- Stop Diabetes from Knocking You Off Your Feet campaign – this initiative of the American Diabetes Association encourages individuals with diabetes or at risk for diabetes to learn about and engage in proper foot care. To learn more about the campaign visit” http://www.stopdiabetes.com/whats-happening/news-stories/stop-diabetes-from-knocking-you-off-your-feet.html
- Conduct a Health Education or Feet Screening Event – Healthcare providers, health educators, and community health workers are encouraged to conduct health screenings that include diabetes screenings and foot checks during the month of April. Those individuals who commit to conducting an event and register will receive free health education materials, monofilaments, and a personalized list of community health clinics specifically for your zip code allowing you to refer anyone with an abnormal health screening for medical evaluation. To register your event visit: Register For more information about the initiative contact Commander Tracy Branch firstname.lastname@example.org.
- Host a Health Education or Health Screening Event – Health clinics, community and faith-based organizations are encouraged to host a health education or health-screening event at your facility. Opening your church on a Sunday after service is a great way to ensure your congregation remains healthy and in the pews. To find out how to get started contact Commander Tracy Branch email@example.com.
- Nail Technician Foot Care Education Prevention Training – An in-person training specifically for manicurists and pedicurists that educates them of conditions of the foot that can increase the risk of lower extremity amputation. The training is designed to teach nail technicians how to recognize foot conditions, educate their clients on proper foot care activities, and ensure nail equipment maintains safety and sterility conditions necessary to prevent infection. Trainings will occur in the cities of New York, Philadelphia, Atlanta, Chicago, Dallas, Kansas City, Denver, San Francisco, and Seattle during the month of April. To learn more or to register contact Commander Tracy Branch firstname.lastname@example.org.
- Train Others to Conduct a Foot Check and Educate on Proper Foot Care – Podiatrists, physicians, physician assistants, and nurses are encouraged to conduct educational trainings in their local communities for Community Health Workers and Nail Technicians. Training curriculums will be provided along with health education materials and monofilaments. All you need is enthusiasm and a willingness to teach others to participate. To volunteer or to learn more contact Commander Tracy Branch email@example.com.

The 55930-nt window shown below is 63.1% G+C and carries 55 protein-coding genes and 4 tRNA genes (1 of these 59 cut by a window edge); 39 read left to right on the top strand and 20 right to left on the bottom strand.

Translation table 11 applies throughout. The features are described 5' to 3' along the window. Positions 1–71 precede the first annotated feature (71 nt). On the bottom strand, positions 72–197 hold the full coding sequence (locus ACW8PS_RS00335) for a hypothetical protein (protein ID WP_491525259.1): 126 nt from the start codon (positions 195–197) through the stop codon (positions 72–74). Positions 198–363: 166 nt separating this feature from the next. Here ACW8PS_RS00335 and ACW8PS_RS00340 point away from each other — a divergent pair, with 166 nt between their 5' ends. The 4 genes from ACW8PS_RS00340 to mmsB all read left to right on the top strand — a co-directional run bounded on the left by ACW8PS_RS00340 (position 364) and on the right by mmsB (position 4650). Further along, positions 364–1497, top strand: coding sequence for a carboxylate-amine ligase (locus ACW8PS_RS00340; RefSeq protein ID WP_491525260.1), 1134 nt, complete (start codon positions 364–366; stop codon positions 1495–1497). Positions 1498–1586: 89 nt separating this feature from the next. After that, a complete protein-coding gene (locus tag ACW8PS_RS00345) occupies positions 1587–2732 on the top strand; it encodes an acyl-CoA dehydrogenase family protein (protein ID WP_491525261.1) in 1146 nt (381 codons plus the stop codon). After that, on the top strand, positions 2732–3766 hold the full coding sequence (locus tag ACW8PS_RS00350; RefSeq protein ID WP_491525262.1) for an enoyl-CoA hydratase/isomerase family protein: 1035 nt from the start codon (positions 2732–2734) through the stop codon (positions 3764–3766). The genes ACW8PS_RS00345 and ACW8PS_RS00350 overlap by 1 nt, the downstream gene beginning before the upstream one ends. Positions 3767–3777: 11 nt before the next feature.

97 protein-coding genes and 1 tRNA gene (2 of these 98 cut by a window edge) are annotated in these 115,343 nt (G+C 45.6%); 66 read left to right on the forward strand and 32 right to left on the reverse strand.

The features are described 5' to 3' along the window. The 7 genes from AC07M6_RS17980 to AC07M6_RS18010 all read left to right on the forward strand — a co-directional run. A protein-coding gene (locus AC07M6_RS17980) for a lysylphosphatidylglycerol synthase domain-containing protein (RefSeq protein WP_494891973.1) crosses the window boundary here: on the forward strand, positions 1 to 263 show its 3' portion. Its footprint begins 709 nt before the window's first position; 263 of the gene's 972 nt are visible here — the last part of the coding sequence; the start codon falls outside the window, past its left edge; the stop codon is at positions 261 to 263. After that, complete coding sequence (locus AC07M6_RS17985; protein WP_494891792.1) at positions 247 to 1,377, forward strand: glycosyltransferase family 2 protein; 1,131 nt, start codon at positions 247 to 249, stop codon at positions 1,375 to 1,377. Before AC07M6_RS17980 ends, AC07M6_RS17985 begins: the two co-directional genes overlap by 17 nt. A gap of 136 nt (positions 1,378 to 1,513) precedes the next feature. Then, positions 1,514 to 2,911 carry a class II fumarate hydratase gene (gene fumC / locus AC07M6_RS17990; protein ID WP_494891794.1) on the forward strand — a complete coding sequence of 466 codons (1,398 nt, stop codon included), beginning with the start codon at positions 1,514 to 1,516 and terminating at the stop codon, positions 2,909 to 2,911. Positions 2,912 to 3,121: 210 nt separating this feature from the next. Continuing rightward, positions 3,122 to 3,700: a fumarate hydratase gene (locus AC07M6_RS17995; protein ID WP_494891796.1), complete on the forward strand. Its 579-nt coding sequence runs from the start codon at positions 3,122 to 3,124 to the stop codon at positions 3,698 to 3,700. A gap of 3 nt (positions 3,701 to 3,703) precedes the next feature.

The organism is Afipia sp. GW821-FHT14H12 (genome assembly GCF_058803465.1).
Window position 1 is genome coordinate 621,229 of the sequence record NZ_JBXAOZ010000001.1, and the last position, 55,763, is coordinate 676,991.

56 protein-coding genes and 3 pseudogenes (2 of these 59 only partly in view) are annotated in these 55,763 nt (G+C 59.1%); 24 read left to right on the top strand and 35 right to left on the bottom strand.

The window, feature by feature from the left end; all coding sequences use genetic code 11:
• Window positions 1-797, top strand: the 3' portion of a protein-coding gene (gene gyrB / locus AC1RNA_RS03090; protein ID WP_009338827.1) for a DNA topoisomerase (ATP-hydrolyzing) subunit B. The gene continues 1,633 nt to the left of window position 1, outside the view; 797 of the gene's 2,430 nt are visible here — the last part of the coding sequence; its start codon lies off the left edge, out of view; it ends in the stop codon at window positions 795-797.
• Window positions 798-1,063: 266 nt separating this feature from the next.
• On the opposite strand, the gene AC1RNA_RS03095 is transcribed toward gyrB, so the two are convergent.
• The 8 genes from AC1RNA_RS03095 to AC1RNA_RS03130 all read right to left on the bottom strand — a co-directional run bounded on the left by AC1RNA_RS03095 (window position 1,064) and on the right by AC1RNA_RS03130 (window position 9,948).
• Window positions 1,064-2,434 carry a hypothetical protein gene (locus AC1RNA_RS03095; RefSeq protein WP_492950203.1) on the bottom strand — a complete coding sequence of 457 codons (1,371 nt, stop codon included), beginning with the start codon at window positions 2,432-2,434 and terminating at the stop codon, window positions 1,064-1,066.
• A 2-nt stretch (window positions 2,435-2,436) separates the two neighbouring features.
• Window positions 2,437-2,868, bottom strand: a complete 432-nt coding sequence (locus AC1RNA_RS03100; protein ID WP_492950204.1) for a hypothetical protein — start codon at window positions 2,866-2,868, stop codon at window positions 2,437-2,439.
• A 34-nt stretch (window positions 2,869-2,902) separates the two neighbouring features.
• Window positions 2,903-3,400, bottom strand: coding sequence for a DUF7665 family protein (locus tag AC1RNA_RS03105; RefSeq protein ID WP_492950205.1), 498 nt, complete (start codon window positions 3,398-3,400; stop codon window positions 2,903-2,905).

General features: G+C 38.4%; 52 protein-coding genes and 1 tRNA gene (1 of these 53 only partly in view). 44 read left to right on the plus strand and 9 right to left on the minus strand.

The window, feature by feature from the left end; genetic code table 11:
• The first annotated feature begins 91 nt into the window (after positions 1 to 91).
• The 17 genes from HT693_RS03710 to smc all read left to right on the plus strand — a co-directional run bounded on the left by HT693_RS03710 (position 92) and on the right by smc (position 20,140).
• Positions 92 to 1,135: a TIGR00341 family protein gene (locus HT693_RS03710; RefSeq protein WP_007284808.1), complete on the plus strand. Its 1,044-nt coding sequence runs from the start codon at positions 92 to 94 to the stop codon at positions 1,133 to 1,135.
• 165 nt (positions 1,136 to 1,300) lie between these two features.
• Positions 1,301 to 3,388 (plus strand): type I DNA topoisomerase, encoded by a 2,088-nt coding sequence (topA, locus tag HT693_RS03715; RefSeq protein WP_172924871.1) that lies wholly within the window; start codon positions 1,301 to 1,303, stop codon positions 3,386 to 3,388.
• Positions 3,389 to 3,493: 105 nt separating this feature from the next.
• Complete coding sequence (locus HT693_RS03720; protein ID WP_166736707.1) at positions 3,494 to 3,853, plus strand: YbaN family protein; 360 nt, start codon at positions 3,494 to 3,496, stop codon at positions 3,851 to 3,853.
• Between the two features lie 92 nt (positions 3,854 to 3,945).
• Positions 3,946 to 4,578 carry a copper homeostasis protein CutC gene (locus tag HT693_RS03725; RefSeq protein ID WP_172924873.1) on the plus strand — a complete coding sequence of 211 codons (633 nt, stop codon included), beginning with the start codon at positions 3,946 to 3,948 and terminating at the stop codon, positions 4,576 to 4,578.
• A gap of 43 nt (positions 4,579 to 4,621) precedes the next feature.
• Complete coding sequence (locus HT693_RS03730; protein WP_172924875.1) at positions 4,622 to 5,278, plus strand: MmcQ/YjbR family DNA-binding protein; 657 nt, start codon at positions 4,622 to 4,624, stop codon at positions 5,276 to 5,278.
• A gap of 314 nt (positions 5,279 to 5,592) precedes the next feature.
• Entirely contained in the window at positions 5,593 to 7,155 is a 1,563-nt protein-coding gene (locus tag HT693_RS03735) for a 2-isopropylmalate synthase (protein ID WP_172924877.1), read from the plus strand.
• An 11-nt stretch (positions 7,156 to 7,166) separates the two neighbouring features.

Help spread the word
We took the liberty to provide you with social media content to share with your friends, colleagues, and partners on Twitter and Facebook. Please help us spread the message that limb loss can be prevented.
Don’t let #diabetes knock you off your feet! Get the info you need to take care of yourself: bit.ly/1myuG9h
April is Limb Loss Awareness Month. For those with diabetes—about 1 in 12 people—the impacts of uncontrolled blood glucose can be devastating. Let your friends, family members and coworkers know about the importance of controlling diabetes to save not only their lives, but also their limbs. http://www.diabetes.org/living-with-diabetes/complications/foot-complications/foot-care.html
Have you been diagnosed w/ #diabetes? Protect your feet w/ these simple tips from @AmDiabetesAssn: bit.ly/1myuG9h
African Americans with diabetes are twice as likely as whites to face foot or leg amputation due to diabetes complications. George Austin, a loving father and grandfather, had a family history of diabetes and amputation, but even that didn’t prepare him for the tragic loss of a limb. Read George’s story: http://bit.ly/10Fs0K2
Have family members w/ #type2 #diabetes? See if you’re at risk: http://bit.ly/X4udyy
Are you at risk for type 2 diabetes? A family history of type 2 diabetes could mean you are genetically vulnerable, putting you at a higher risk for it. Find out about other risk factors and take the American Diabetes Association’s Diabetes Risk Test: http://bit.ly/X4udyy